An evaluation of the model results was performed by comparing the measured and modeled diurnal variations of t a and rH, whereby the former were also used as input data. The analyses are divided into a daily initialization period (day 1, 19 model hours–start time of the simulation with initial values, 4 CET) and a diurnal course chosen for evaluation (day 2, 24 model hours) because the simulation period was 44 h long. To evaluate the model performance, the coefficient of determination (r 2) of the direct comparison of measured and modeled data for t a and rH for the 24 individual hourly values of the diurnal course chosen for evaluation (day 2) were used (Fig. 3). Both parameters (t a and rH) had a variance of r 2 > 0.9; thus, they reproduced the observed values well. The accuracy of the model could also be confirmed by the simulation results of two more LCZs, namely, open lowrise (5) and low plants (8) (r 2 > 0.9 both for t a and rH, not shown here).
Fig. 3

Scatter plot of measured and model data analysis of the diurnal course chosen for evaluation (day 2); a air temperature (t a ), b relative humidity (rH))

Furthermore, Ng et al. (2012) and Chow et al. (2011) confirmed satisfactory model results especially for t a, as well as Krüger and Pearlmutter (2008) for WS. Whereas, Carnielo and Zinzi (2013) due to model inaccuracies propose the comparison of relative reductions of different cases instead of considering absolute values. So, Yang et al. (2011) stated, for example, that t mrt is overestimated by ENVI-met due to overestimation of solar radiation and surface temperature, the latter, because the heat storage of buildings is not taken into account by the model. Ali-Toudert (2005) also showed overestimation of radiation fluxes and identified a systematic error in the model simulations. To reduce this error, it is possible to adjust solar access of the ENVI-met model. In contrast to Ali-Toudert (2005), who achieved a quite good accordance between measurements and model simulations of t mrt by adjusting solar access, the values could not be adapted within the frames of this analysis, due to the missing possibility to verify them by measurements. To compensate the overestimation of the computed PET values especially in the daytime situation (16 CET) due to overestimation of the solar radiation, the PET values were corrected for analysis by linear regression of the measured and modeled data in this study. Moreover, recent model developments show that the use of forcing for different parameters can also increase the conformity of modeled and measured values as shown by Huttner (2012). Unfortunately in the applied model version, forcing was only possible for t a and rH, which showed a good accordance with the measurement values in this analysis (Fig. 3).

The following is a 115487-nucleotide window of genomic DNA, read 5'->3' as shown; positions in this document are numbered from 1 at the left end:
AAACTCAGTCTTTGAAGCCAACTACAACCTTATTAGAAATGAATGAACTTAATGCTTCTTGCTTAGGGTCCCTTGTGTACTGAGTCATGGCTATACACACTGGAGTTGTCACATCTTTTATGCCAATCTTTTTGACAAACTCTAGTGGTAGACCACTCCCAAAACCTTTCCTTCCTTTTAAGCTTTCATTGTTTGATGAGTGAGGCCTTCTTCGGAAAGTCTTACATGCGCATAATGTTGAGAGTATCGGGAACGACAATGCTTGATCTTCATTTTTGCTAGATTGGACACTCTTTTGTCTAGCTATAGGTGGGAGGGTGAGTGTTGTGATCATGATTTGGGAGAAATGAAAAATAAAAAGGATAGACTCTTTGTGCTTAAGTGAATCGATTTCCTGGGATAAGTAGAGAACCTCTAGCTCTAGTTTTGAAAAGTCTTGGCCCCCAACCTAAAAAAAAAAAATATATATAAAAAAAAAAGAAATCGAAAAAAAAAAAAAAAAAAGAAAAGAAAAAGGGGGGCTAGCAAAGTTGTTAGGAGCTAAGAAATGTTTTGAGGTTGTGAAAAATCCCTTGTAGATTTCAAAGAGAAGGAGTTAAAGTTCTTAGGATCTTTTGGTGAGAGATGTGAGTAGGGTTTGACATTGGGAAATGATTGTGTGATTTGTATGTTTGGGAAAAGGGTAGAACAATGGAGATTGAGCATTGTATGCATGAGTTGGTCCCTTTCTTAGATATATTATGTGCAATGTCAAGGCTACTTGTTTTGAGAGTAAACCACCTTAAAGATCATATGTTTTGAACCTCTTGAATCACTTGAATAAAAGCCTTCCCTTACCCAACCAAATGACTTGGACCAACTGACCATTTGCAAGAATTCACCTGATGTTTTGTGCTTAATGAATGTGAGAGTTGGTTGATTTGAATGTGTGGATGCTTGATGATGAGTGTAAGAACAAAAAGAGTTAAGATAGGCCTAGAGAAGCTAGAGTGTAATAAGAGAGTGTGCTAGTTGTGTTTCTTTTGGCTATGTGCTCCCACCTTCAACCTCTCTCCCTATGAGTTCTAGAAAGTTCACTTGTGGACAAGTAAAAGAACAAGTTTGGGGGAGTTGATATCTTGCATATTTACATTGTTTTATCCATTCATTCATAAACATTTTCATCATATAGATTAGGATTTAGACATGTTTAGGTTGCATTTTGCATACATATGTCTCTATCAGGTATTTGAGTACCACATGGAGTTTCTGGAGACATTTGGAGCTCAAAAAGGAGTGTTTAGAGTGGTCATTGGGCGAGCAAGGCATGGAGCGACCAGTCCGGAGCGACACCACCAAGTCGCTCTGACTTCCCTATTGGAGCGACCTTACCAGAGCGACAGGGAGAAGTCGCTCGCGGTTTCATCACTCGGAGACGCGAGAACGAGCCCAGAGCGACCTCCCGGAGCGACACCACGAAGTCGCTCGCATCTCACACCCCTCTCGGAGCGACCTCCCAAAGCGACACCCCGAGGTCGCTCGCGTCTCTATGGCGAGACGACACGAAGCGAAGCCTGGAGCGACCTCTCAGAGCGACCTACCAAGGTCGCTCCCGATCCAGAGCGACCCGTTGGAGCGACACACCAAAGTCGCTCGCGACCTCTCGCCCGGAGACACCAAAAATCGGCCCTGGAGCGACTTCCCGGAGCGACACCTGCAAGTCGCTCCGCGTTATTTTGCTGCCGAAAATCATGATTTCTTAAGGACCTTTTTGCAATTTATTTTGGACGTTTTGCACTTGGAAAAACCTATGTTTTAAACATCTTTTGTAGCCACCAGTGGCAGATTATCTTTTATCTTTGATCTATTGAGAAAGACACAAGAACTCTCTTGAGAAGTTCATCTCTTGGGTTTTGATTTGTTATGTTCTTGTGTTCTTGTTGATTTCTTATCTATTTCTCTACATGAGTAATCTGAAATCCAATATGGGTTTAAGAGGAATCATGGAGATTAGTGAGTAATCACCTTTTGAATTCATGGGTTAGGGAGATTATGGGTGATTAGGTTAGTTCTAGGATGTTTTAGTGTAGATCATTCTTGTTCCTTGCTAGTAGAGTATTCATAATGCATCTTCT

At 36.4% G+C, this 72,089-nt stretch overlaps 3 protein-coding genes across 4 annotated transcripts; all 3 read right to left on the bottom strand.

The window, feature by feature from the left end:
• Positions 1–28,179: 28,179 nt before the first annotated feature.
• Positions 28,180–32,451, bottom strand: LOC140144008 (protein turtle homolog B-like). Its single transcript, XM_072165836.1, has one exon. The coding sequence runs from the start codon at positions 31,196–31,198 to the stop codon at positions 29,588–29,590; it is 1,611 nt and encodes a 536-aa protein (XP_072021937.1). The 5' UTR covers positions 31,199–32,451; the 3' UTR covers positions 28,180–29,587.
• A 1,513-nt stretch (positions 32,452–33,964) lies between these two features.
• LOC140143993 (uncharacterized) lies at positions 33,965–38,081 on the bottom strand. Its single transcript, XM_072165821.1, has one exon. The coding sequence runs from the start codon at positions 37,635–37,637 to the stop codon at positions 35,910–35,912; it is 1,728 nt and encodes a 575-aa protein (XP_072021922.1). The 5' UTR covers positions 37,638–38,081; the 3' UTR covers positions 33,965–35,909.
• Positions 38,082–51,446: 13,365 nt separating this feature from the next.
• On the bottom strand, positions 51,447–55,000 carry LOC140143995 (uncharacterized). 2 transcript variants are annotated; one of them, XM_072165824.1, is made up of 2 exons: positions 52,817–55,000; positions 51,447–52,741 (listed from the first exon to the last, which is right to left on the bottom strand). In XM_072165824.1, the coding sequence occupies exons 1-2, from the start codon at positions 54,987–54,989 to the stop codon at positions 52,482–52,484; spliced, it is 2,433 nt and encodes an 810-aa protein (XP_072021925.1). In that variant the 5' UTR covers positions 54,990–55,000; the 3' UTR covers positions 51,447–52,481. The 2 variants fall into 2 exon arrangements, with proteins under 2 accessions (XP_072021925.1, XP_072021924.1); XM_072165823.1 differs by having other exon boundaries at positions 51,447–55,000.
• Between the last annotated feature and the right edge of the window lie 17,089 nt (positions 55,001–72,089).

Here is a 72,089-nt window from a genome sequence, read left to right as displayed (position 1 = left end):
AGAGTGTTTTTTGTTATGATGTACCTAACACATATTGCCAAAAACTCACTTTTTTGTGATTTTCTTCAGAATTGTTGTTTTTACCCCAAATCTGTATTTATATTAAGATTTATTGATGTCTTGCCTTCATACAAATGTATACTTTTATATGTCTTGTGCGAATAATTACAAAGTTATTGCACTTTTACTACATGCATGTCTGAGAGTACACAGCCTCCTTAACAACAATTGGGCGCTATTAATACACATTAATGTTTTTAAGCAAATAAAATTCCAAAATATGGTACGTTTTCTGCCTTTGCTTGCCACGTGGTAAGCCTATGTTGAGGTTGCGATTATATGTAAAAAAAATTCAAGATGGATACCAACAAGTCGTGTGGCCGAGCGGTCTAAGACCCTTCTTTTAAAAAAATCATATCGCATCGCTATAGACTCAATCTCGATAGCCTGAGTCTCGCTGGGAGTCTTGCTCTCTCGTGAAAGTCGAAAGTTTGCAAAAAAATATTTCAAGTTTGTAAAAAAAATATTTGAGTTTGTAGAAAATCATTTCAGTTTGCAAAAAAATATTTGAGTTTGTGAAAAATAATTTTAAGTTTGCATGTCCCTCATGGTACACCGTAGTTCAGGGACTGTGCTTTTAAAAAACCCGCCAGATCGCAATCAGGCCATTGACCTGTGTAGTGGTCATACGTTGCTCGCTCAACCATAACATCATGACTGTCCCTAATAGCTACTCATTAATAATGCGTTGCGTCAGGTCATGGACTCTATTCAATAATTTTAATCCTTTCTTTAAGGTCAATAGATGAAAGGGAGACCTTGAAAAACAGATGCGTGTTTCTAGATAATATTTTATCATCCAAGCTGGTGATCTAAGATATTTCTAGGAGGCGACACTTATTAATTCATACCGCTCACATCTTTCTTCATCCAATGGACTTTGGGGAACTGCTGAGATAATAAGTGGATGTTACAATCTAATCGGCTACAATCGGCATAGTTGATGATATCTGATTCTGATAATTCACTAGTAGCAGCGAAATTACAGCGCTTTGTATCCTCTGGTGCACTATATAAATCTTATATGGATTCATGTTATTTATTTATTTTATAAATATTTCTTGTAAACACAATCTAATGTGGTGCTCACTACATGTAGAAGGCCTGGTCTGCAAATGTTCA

3 Results

The results for the network measurements and model simulation analysis are presented separately. The differences in thermal comfort in distinct LCZs were first revealed using a PET diurnal course and an analysis of climatic event days. The model simulations of the adaptation scenarios with their respective effects were then compared with the base case (PETplan scenario–PETbase case).

3.1 Classification of thermal sensation in different LCZs

An analysis of climatic event days (Table 4) underscored differences between the LCZs throughout the year. It is noteworthy that tropical and warm nights were observed in the LCZs (Table 4), as night temperatures play an important role in human health and recreation. High nocturnal PET values can lead to decreased sleeping comfort and a higher mortality, especially during heat waves (e.g., Laaidi et al. 2012). Such effects are amplified during prolonged heat waves, when the daily minimum and maximum temperatures increase with heat wave duration (Kuttler 2012). A clear differentiation was apparent in the nightly threshold values between the compact midrise (1 and 2) and large lowrise (4) LCZs and the sparsely built (6), dense trees (7), and low plants (8) LCZs (Table 4).